This is not easy... building a relationship takes time & energy & spiritual "oomph". And it doesn't look very church-y when you're doing it. But the goal of Christianity isn't to produce to church-y people. Instead, we want Jesus-y people, who show the evidence of spending huge parts of their life with the Living God.

Quote of the Week
Becoming a Christian might look more like falling in love than baking cookies.
     Donald Miller, Searching For God Knows What

A version of this post originally appeared in the newsletter of NewLife Community Church back in January 2006.

Monday, May 12, 2014

The City: Maybe In English, Finally...

I picked Tom Lehmann's The City as my favorite card game of 2011... with the big problem of it only being published in German.

However, a post from W. Eric Martin & BGG News today said:
In the category of "games that shoulda been", designer Tom Lehmann notes on BGG that he's recovered "most of the rights" to his 2011 card game The City and has recently spoken to a pair of (presumably U.S.) publishers about releasing the game in English. Says Lehmann: "One of the publishers wants the game expanded into a larger and different game; the other is interested in republishing it as is, but hasn't made a final decision yet. These things take time."
All I know is that a whole lot more people need to play this wonderful little game. And I'd happily buy an English edition, expanded or otherwise.

Friday, May 09, 2014

Under Construction - Watch for Falling Game Reviews!

Over the last week or so, I've been creating two new pages for this blog:
Essentially, both pages are archives of links to board game reviews I've published here on the blog over the last 9 years. 

At this point, they are unfinished - I started at the present day & have worked myself back to late 2008 so far - but there are still a bunch of reviews for you to peruse and enjoy:
  • 44 Family & Strategy Games
  • 59 Kid Games
So, you've got some reading to do... get to it, people!

Monday, May 05, 2014

Trick Plays

October 1997, Wichita, Kansas
At the start of a high school football game, the quarterback stopped barking signals, took the ball, and yelled out that he had "the wrong football." It wasn't the game ball, he said, but a practice ball. His coach called back, "Hey, I've got the right ball over here." Very calmly, the quarterback started walking over to his coach to exchange the balls. As he walked past the line of scrimmage, he took off, running full speed into the end zone. The touchdown counted.     from Spanning the World by Len Berman
Very sneaky - as a long time game player, I love it when someone uses misdirection & downright trickiness while not breaking the rules to make an amazing play. (One of the pleasures of learning a new board game is watching good players stretch the game in interesting ways.)

But that "play", such as it is, works only one time. And probably just for one team - I can imagine high school coaches all over America having nightmares about it being pulled on their team... and then lecturing their defense about "keeping your eye on the ball."

So, after the celebrating was done, the scoring team still had to kick off & defend their end zone. On the next set of offensive downs, this Kansas high school team still had to do the basics: blocking, running, passing... they had to play the rest of the game.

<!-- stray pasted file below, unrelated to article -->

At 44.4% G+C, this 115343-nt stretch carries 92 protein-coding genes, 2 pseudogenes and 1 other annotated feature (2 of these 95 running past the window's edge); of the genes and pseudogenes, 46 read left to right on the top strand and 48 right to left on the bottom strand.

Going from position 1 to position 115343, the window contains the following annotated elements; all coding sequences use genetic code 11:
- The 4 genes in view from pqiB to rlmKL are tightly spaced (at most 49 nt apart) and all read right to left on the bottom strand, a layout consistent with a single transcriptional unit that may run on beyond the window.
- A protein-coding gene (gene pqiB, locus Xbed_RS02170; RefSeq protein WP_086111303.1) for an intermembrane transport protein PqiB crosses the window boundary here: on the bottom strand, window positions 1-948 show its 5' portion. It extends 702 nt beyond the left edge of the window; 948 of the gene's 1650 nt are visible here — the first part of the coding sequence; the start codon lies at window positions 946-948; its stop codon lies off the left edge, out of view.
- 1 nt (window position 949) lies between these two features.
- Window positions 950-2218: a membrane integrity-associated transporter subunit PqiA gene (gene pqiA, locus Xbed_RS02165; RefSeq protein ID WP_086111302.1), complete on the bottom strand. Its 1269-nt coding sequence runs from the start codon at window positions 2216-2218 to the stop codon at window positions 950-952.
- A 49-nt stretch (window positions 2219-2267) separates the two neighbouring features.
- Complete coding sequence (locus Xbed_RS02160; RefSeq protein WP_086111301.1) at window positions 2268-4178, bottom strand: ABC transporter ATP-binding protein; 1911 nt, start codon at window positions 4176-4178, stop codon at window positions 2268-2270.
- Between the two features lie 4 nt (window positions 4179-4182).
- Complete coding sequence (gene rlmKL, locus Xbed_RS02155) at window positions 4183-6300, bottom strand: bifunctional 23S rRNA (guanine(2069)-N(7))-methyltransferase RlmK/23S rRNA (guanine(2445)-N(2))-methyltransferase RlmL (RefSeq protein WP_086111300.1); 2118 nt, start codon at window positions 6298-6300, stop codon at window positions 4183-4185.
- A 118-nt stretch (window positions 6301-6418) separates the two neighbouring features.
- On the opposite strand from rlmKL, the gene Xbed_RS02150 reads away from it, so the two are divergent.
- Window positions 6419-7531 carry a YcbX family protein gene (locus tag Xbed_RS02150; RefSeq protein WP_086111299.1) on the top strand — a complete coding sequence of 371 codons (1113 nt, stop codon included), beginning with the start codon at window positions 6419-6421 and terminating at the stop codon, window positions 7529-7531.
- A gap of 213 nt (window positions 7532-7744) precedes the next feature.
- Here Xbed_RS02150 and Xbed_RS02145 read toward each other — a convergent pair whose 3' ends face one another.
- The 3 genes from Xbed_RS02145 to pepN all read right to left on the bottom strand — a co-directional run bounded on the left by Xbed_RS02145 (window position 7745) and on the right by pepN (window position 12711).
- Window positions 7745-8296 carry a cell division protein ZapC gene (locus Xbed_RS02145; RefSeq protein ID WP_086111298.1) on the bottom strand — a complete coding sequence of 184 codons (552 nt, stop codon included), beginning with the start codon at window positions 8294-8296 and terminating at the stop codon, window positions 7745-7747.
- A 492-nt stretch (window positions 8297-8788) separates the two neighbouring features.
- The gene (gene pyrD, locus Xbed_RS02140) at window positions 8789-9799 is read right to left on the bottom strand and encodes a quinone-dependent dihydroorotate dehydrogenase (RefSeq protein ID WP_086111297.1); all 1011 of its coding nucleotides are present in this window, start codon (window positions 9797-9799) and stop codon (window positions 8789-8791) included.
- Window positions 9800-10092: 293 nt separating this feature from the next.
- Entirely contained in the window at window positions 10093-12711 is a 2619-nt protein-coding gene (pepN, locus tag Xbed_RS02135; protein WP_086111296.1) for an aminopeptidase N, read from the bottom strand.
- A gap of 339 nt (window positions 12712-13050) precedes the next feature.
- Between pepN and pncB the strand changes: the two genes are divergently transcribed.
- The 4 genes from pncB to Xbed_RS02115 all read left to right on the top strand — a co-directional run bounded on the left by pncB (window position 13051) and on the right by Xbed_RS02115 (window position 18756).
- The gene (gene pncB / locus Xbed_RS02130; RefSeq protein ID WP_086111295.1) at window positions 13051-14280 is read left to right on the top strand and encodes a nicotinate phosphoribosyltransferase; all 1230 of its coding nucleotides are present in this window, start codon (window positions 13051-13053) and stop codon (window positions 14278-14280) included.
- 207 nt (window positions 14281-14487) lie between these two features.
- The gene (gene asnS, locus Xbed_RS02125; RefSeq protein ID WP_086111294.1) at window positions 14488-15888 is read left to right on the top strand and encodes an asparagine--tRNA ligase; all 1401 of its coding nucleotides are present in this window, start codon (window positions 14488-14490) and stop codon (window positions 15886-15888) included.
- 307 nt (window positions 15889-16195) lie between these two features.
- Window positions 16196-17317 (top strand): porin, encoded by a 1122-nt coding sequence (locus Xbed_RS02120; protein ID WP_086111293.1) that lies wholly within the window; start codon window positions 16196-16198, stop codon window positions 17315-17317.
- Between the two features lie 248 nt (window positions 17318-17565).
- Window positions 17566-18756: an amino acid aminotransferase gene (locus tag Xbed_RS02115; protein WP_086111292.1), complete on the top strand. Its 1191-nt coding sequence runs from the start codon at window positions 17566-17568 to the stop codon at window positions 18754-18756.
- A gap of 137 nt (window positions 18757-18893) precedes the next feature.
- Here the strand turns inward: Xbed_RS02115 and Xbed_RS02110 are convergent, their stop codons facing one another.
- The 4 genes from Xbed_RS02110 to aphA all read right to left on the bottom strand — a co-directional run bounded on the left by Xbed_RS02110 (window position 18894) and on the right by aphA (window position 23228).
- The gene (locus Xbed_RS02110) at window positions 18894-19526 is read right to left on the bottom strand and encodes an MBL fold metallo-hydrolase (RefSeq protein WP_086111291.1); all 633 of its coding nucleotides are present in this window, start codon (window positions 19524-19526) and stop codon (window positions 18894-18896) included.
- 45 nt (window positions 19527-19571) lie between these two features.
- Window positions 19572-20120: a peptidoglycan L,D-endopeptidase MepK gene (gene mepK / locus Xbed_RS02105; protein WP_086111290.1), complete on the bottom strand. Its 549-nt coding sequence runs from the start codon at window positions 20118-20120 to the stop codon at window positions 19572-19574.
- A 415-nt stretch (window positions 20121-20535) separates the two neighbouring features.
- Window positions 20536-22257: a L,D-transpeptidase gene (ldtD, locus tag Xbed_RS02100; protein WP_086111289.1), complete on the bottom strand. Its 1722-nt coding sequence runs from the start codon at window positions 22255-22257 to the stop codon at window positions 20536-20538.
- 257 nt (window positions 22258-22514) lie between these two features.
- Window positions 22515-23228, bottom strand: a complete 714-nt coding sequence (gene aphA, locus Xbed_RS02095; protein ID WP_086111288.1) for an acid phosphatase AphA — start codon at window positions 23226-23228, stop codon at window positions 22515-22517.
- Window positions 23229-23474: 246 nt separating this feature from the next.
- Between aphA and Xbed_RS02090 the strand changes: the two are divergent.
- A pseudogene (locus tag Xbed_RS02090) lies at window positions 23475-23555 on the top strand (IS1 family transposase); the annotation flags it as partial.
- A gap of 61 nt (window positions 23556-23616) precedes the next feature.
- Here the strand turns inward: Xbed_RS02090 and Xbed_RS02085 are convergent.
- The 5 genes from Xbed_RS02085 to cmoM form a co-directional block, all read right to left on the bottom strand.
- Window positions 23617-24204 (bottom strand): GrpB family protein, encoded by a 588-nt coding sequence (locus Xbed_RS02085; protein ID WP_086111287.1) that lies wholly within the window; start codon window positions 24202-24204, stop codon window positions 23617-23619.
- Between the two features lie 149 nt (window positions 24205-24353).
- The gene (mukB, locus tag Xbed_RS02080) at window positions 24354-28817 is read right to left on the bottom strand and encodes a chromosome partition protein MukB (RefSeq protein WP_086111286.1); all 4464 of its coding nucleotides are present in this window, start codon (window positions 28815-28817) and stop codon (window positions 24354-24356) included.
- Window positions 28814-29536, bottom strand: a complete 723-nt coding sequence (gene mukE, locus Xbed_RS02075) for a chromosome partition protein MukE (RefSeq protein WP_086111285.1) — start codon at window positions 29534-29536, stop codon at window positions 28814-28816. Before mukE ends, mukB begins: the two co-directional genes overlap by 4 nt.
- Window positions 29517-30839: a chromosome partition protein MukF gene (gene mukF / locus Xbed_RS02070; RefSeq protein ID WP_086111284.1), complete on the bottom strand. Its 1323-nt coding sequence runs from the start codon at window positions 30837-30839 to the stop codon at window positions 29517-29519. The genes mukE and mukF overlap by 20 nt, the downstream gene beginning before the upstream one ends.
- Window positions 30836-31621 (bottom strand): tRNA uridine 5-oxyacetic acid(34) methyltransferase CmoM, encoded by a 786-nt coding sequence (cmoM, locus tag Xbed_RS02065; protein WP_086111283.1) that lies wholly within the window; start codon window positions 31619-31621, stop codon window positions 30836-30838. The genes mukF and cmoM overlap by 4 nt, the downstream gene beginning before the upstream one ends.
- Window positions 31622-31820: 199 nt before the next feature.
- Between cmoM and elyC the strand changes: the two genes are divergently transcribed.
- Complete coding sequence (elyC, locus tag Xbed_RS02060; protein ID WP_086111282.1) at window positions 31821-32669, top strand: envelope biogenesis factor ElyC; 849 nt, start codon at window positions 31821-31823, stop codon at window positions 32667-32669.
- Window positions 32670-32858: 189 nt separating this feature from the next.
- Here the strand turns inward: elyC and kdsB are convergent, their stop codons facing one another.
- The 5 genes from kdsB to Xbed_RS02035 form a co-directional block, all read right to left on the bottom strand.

I think that sometimes in church we want a "trick play"... whether that is changing the name of the church or 40 Days of Purpose or "going back to the good 'ol days". We want to figure out what one event (a block party? Vacation Bible School? a capital campaign?) will kick the church into gear... what one thing will shoot us squarely into "the center of God's will."

But just like the football team, these "trick plays" are only good for one score - not for an entire game. You can't build a season on trick plays - that only happens when you play straight up football. In church terms, that only happens when the church lives out the five purposes:
  •  evangelism (we share the truth about Jesus Christ & His incredible grace)
  • discipleship (we train people to grow with God in every area of their lives)
  • fellowship (we build an authentic community of Christ followers that is more than just a club for people not going to hell)
  • ministry (we serve people inside and outside the church)
  • worship (we point to the goodness & greatness of God 24/7 with our praise & service)

No surprise here, but that's true for individuals as well. 

The main reason churches have a "trick play" mentality is that each of us secretly longs for one event (Promise Keepers? Women of Faith? Passion? a revival service? a retreat?) to "fix" everything in our hearts & minds, rather than trusting what God said in Philippians 1:6 (NLT):
I am sure that God, who began the good work within you, will continue his work until it is finally finished on that day when Christ Jesus comes back again.
No matter how long it takes - or what we have to go through to get there. He's going to CONTINUE working... which implies that "winning the game" of the Christian life is a process, not an event.

So, enjoy the trick plays - they're a hoot - but remember that you and me and the churches we're a part of have to do this thing 10 yards at a time. And we've got a Coach who won't stop until we've won.

A version of this post originally appeared in The Grapevine of NewLife Community Church back in November of 2005.